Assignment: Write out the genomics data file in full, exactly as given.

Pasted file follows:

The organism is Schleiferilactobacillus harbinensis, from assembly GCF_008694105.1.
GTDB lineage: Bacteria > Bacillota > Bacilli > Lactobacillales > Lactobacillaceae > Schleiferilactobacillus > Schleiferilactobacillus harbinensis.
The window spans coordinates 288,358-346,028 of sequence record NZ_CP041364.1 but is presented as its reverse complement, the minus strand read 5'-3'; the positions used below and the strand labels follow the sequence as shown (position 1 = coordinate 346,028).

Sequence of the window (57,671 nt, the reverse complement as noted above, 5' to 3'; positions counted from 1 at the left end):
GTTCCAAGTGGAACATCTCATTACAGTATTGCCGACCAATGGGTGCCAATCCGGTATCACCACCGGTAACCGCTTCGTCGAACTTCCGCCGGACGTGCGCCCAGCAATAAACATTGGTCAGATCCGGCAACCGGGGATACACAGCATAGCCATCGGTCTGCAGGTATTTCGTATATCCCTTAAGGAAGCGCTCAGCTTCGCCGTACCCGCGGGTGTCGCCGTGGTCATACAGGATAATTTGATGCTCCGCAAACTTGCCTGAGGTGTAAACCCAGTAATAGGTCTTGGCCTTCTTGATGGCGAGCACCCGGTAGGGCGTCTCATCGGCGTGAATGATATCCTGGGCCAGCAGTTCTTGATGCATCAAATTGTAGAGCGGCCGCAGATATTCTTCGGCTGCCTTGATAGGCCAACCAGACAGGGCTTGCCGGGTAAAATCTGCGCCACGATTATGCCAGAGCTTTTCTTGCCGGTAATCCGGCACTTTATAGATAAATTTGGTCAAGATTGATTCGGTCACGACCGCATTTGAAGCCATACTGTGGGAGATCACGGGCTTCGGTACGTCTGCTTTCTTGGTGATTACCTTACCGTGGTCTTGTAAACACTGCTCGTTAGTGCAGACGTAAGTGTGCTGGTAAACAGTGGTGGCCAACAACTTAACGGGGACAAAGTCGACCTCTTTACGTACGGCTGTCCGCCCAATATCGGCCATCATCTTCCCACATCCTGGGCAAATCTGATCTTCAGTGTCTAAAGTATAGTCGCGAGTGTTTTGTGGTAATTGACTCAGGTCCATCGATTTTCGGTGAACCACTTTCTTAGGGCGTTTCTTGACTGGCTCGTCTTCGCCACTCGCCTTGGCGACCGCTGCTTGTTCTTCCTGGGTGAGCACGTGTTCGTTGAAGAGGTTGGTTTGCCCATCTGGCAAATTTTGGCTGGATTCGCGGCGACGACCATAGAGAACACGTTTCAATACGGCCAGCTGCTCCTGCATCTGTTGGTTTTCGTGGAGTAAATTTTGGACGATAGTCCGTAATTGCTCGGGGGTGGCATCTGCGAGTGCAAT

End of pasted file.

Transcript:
The organism is Schleiferilactobacillus harbinensis, from assembly GCF_008694105.1.
GTDB lineage: Bacteria > Bacillota > Bacilli > Lactobacillales > Lactobacillaceae > Schleiferilactobacillus > Schleiferilactobacillus harbinensis.
The window spans coordinates 288,358-346,028 of sequence record NZ_CP041364.1 but is presented as its reverse complement, the minus strand read 5'-3'; the positions used below and the strand labels follow the sequence as shown (position 1 = coordinate 346,028).

Sequence of the window (57,671 nt, the reverse complement as noted above, 5' to 3'; positions counted from 1 at the left end):
GTTCCAAGTGGAACATCTCATTACAGTATTGCCGACCAATGGGTGCCAATCCGGTATCACCACCGGTAACCGCTTCGTCGAACTTCCGCCGGACGTGCGCCCAGCAATAAACATTGGTCAGATCCGGCAACCGGGGATACACAGCATAGCCATCGGTCTGCAGGTATTTCGTATATCCCTTAAGGAAGCGCTCAGCTTCGCCGTACCCGCGGGTGTCGCCGTGGTCATACAGGATAATTTGATGCTCCGCAAACTTGCCTGAGGTGTAAACCCAGTAATAGGTCTTGGCCTTCTTGATGGCGAGCACCCGGTAGGGCGTCTCATCGGCGTGAATGATATCCTGGGCCAGCAGTTCTTGATGCATCAAATTGTAGAGCGGCCGCAGATATTCTTCGGCTGCCTTGATAGGCCAACCAGACAGGGCTTGCCGGGTAAAATCTGCGCCACGATTATGCCAGAGCTTTTCTTGCCGGTAATCCGGCACTTTATAGATAAATTTGGTCAAGATTGATTCGGTCACGACCGCATTTGAAGCCATACTGTGGGAGATCACGGGCTTCGGTACGTCTGCTTTCTTGGTGATTACCTTACCGTGGTCTTGTAAACACTGCTCGTTAGTGCAGACGTAAGTGTGCTGGTAAACAGTGGTGGCCAACAACTTAACGGGGACAAAGTCGACCTCTTTACGTACGGCTGTCCGCCCAATATCGGCCATCATCTTCCCACATCCTGGGCAAATCTGATCTTCAGTGTCTAAAGTATAGTCGCGAGTGTTTTGTGGTAATTGACTCAGGTCCATCGATTTTCGGTGAACCACTTTCTTAGGGCGTTTCTTGACTGGCTCGTCTTCGCCACTCGCCTTGGCGACCGCTGCTTGTTCTTCCTGGGTGAGCACGTGTTCGTTGAAGAGGTTGGTTTGCCCATCTGGCAAATTTTGGCTGGATTCGCGGCGACGACCATAGAGAACACGTTTCAATACGGCCAGCTGCTCCTGCATCTGTTGGTTTTCGTGGAGTAAATTTTGGACGATAGTCCGTAATTGCTCGGGGGTGGCATCTGCGAGTGCAAT